The park, originally named City Park, was scrub-filled mesa when land was set aside for it in 1868. Kate Sessions, now called the “The Mother of Balboa Park”, planted 100 trees a year. Many still stand. In the early 1900s, a master development plan was adopted. George Marston, who was very involved in that development, became known as the “Father of Balboa Park.”

The name was changed to Balboa Park when further development occurred for the 1915-1916 Panama-California Exhibition. More buildings and gardens were added for the 1935-1936 California Pacific International Exposition. Development continued over the following years.

Read more in my posts Exploring San Diego’s Balboa Park and The Gardens in San Diego’s Balboa Park.

4. San Diego Zoo

Technically, the San Diego Zoo is also in Balboa Park, but I felt it was worthy of mention on its own. The 100-acre wildlife park is home to over 12,000 rare and endangered animals, representing more than 650 species and subspecies. The accredited zoo, which first opened its doors in 1917, has long been considered one of the best zoos in the world. It is run by the San Diego Zoo Wildlife Alliance, an international, nonprofit conservation organization. The zoo is also an accredited botanical garden with more than 700,000 individual plants.

The Sand Diego Zoo Wildlife Alliance also runs the San Diego Zoo Safari Park, which is 35 miles away in Escondido, California.

More more information visit the San Diego Zoo Wildlife Alliance website.

5. USS Midway

Side of the naval aircraft carrier USS Midway, now a museum

The USS Midway is a historic naval aircraft carrier permanently moored in San Diego Harbour and operating as a museum. It is the most-visited naval ship museum in the world. Visitors can explore the places where 200-300 aviators and 4,200-4,300 support staff lived and worked. More than 30 restored aircraft and helicopters are on display.

The USS Midway was the longest-serving aircraft carrier in the twentieth century. A fifteen-minute film on the ship’s history, intertwined with significant events in American history, provides a good introduction to the ship.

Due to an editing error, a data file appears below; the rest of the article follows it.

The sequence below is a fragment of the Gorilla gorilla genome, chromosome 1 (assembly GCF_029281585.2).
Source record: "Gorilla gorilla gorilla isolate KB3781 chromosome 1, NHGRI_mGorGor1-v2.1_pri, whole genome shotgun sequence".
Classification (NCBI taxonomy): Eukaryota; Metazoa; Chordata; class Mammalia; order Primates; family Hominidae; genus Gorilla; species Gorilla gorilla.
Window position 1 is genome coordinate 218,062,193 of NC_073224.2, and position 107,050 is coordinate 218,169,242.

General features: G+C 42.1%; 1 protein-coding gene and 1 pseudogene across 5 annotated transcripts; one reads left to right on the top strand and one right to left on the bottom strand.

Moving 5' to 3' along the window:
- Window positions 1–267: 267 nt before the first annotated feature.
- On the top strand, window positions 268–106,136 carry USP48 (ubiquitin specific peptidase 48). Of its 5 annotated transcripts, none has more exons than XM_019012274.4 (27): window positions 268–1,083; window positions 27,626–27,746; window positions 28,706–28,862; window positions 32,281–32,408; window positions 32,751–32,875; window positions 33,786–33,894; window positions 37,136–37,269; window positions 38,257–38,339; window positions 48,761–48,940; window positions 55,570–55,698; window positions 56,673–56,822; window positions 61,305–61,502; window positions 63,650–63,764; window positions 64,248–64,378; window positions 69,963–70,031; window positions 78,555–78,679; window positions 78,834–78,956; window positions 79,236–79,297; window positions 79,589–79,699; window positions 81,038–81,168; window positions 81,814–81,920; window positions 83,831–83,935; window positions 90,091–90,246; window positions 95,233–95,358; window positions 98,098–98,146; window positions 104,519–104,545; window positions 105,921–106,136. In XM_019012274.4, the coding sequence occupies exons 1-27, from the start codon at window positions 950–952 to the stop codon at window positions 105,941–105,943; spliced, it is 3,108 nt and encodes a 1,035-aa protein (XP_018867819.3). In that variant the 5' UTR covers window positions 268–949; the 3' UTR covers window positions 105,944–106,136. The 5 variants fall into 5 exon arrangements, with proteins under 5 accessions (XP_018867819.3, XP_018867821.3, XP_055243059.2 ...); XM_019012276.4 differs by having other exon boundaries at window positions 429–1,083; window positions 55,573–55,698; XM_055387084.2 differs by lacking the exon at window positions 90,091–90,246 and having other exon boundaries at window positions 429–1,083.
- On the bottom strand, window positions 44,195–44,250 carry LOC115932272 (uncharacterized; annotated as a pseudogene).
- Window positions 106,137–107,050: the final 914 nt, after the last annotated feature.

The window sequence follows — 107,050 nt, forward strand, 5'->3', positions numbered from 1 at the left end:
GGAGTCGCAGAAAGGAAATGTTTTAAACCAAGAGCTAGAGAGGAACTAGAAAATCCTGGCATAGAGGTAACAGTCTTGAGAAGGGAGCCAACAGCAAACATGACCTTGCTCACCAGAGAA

Read more in my post USS Midway Museum in San Diego or visit the USS Midway website.

6. Embarcadero and San Diego Bay

Waterfront walkway and boats in marina in San Diego Bay

The scenic waterfront Embarcadero, where the USS Midway is moored, is a great place to stroll, look at public art, shop, or dine with waterfront views. The Maritime Museum of San Diego consists of several historic sailing vessels. The 12-acre Waterfront Park features playground, grassy lawns, an 830-foot-long fountain with water jets, and views of the bay. At Seaport Village, you’ll find 50 themed shops plus a variety of eateries. Tuna Harbour Park is a good spot for viewing the diverse boating activity in the bay.

You may want to get on the water yourself. Sightseeing harbour tours, gourmet dinner cruises, whale watching tours, and speed boat adventures are available.

“Unconditional Surrender” sculpture by Seward Johnson in Tuna Harbour Park, also known as the “kissing sailor statue”

7. Coronado Island

Just across the bay from downtown Dan Diego, Coronado Island is known for its sandy beaches, clear waters, and beach town vibe. You’ll also find elegant mansions, shops, restaurants, theatres, and art galleries. Explore the island by bike, stroll through shops and galleries, or simply spend time at the beach.

Technically, Coronado Island is a peninsula and not an island. It can be reached by crossing the Coronado Bridge or taking a ferry or water taxi across the bay.

Beyond San Diego

A field of ranunculus blooms in colours of pink, red, yellow, orange, and purple

Visit the San Diego Tourism Authority website to find more things to do in San Diego. The list of activities to chose from grows even larger when you include towns and cities up the coast and nearby interior attractions. I haven’t explored much of this area myself yet, but I do want to mention one place I feel merits visiting if you are in the area in springtime. The Flower Fields at Carlsbad Ranch are ablaze with the brilliant colours of ranunculus blooms. Read more in my post A Colourful Blaze of Spring Flowers at Carlsbad Ranch Flower Fields.